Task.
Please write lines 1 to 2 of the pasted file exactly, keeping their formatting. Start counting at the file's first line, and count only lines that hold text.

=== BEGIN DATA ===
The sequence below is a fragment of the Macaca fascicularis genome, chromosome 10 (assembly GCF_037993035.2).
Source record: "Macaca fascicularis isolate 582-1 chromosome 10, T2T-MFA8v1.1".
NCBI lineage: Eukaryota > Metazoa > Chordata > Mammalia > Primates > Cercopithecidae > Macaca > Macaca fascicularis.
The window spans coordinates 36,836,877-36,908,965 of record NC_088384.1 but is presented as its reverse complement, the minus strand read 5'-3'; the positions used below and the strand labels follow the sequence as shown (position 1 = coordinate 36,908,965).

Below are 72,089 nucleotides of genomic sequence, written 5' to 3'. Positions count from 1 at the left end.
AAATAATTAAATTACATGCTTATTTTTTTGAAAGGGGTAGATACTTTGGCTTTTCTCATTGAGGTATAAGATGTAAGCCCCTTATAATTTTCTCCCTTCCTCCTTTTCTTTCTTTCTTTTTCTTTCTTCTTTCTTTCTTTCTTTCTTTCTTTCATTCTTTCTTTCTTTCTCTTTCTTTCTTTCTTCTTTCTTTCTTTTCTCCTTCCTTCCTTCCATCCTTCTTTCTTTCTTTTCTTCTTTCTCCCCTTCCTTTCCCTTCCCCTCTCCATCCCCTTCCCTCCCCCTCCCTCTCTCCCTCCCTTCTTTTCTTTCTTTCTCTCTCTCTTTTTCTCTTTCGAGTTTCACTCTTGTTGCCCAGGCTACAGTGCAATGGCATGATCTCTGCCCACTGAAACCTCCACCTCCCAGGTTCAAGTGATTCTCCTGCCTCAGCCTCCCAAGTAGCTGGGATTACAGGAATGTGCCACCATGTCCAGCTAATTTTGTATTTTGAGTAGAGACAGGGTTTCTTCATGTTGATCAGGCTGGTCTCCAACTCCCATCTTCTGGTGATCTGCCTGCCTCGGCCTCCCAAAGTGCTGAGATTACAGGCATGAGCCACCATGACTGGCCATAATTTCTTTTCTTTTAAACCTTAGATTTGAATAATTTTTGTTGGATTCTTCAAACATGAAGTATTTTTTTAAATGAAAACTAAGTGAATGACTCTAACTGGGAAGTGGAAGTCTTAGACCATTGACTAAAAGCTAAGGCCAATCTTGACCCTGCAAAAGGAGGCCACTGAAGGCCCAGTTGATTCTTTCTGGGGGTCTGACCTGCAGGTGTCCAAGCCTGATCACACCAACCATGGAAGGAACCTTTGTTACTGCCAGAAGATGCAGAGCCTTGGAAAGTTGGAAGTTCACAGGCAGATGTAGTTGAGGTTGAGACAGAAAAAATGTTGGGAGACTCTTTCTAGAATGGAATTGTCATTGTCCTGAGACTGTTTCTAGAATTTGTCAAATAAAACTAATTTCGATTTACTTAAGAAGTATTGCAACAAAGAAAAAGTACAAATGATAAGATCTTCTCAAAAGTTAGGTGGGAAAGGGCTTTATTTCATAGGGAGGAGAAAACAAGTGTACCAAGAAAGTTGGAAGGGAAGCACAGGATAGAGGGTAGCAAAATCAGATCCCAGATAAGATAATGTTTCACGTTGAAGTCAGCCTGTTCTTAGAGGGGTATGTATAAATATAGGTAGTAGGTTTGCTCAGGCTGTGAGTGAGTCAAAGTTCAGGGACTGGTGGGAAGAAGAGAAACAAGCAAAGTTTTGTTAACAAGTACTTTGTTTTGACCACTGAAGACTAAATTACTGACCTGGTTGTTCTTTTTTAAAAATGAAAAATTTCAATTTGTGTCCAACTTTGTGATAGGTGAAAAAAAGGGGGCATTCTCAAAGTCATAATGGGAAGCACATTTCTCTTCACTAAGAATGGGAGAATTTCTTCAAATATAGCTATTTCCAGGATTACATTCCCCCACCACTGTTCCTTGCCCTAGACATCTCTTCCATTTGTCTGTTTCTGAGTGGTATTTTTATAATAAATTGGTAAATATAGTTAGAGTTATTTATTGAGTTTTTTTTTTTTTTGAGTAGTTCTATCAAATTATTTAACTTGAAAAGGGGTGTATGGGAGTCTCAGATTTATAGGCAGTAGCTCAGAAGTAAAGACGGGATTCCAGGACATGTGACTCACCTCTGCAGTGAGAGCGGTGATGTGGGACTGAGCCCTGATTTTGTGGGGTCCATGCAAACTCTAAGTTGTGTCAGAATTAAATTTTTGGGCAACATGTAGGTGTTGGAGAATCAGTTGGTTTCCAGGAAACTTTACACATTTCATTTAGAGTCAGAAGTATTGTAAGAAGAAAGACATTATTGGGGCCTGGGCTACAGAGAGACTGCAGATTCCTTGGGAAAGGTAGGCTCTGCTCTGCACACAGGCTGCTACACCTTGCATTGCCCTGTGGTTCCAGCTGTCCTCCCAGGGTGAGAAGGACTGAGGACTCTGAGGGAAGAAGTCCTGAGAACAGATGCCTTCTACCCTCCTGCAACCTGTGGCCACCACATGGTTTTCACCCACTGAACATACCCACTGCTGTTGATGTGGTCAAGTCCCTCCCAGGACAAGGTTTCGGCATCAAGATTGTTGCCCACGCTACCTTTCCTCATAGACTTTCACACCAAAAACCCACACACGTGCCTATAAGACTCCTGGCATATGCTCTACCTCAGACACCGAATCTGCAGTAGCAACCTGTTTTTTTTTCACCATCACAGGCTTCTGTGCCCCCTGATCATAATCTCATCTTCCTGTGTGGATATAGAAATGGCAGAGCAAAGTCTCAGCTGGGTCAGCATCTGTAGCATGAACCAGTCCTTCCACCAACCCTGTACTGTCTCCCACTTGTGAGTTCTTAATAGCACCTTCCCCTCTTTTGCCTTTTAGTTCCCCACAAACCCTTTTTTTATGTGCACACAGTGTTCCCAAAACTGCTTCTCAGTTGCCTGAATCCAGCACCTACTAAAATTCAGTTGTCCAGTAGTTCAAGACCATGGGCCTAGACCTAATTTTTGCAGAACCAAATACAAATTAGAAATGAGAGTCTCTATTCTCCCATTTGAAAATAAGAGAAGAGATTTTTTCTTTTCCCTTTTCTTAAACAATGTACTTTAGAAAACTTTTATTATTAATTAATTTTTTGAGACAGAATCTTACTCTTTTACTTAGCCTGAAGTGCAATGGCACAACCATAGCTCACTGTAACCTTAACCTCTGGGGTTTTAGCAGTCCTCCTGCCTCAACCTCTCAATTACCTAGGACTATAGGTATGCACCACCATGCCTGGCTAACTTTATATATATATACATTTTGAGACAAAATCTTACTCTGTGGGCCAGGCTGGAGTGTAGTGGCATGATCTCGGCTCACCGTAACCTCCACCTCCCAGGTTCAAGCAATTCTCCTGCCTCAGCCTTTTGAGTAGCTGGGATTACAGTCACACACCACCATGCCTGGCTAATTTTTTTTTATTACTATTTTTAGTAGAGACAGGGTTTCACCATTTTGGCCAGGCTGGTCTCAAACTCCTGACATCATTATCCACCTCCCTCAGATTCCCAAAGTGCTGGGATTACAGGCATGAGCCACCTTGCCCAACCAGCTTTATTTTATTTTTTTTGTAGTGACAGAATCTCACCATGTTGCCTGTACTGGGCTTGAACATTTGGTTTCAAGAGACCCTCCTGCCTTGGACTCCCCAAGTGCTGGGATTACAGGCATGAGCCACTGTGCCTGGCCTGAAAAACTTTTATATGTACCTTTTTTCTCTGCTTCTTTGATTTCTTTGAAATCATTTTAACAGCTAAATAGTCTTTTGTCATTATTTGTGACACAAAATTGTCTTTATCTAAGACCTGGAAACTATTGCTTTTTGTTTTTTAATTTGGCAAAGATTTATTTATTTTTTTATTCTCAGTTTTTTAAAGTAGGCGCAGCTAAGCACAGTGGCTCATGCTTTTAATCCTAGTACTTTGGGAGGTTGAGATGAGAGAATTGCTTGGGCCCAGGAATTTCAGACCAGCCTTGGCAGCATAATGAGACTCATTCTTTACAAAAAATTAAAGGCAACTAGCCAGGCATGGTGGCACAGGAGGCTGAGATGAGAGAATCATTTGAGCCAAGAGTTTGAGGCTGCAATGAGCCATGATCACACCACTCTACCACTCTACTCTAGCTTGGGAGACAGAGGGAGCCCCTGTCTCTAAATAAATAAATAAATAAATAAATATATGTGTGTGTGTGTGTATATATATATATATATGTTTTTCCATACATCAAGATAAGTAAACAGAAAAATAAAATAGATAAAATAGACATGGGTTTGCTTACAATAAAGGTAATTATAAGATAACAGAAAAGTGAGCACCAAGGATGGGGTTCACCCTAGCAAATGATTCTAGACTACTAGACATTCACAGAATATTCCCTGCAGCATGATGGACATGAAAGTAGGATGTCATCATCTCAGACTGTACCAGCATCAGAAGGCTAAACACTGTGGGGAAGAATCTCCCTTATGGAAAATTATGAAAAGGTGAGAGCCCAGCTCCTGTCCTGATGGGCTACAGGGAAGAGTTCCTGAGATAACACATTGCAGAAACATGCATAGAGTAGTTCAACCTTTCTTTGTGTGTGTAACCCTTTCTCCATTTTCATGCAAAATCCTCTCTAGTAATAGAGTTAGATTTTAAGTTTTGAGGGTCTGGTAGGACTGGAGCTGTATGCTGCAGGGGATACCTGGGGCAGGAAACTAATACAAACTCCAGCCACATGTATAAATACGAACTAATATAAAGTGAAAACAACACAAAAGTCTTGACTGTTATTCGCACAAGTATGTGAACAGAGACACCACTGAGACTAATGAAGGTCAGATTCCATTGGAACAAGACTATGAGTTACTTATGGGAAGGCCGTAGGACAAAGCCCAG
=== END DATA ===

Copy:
The sequence below is a fragment of the Macaca fascicularis genome, chromosome 10 (assembly GCF_037993035.2).
Source record: "Macaca fascicularis isolate 582-1 chromosome 10, T2T-MFA8v1.1".